The study based on the results of a previous study by the authors (Luukkonen et al. 2014) and should enlarge the data. Menadione is a free radical-producing DNA damaging agent, and the antioxidant N-acetylcysteine were used in the tests to assess the influence of reactive oxygen species.
Cells were divided into the following groups: 1) exposure to the magnetic field, 2) co-exposure to the magnetic field and menadione, 3) co-exposure to the magnetic field and N-acetylcysteine, 4) co-exposure to the magnetic field, menadione and N-acetylcysteine. For each group, a respective control group with the same treatment but without exposure to the magnetic field was used. Cells were investigated 15, 30 and 45 days after exposure.
3 experiments with 2-3 samples per group, respectively, were performed. Positive controls were used.
Exposure duration: continuous for 24 hours
|Exposure duration||continuous for 24 hours|
|Exposure room||cell culture dishes in temperature-controlled cell culture incubator with 5% CO2|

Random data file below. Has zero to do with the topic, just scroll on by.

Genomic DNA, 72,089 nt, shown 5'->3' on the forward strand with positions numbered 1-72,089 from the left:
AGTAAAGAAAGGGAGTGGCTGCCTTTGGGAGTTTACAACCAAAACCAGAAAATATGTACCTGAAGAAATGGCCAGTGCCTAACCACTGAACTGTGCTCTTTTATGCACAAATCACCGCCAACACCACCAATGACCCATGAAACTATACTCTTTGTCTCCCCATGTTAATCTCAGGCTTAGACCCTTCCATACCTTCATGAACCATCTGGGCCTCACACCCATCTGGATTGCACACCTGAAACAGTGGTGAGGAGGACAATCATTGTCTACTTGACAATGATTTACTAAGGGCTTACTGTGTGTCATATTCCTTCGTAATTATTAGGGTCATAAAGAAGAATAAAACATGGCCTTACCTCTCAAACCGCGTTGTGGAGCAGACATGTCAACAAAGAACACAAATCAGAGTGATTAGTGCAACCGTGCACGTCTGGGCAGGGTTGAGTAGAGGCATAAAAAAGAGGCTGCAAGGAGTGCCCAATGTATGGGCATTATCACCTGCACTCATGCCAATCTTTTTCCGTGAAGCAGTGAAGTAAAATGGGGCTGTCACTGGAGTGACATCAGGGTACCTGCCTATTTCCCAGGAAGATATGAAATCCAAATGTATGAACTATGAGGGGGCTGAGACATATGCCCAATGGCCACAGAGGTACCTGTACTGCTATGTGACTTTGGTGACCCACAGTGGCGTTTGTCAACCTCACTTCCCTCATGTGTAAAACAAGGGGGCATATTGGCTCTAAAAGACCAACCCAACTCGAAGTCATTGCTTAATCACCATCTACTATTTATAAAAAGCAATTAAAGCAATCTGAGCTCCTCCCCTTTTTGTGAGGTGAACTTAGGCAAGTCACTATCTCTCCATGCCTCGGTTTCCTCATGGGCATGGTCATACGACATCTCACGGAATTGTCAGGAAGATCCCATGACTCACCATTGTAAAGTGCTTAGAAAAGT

|Setup||a horizontal MF was generated by a pair of Helmholtz coils (340 mm Œ 460 mm, 220 mm distance between the coils) inside an incubator; all cell culture dishes were placed at the center of the coil system, where the magnetic field was homogenous|
|magnetic flux density||100 µT||-||measured||-||-|
The DNA damage was significantly elevated in groups exposed to the magnetic field (groups 1-4) compared to the respective control groups after 15 and 30 days, but not after 45 days.
Lipid peroxidation was significantly decreased in MF-exposed groups 1-4 compared to the respective control groups after 30 and 45 days.
The amount of reactive oxygen species was significantly increased in groups 3 and 4, which were exposed to the magnetic field and treated with N-acetylcysteine or menadione and N-acetylcysteine, compared to their respective control groups.
The authors conclude that exposure of human neuroblastoma cells to a 50 Hz magnetic field could induce DNA damage. Consistently with the previous study, this effect did not depend on co-exposure to menadione and was not blocked by simultaneous exposure to the antioxidant N-acetylcysteine, indicating that the increase in reactive oxygen species is no causal mechanism of action.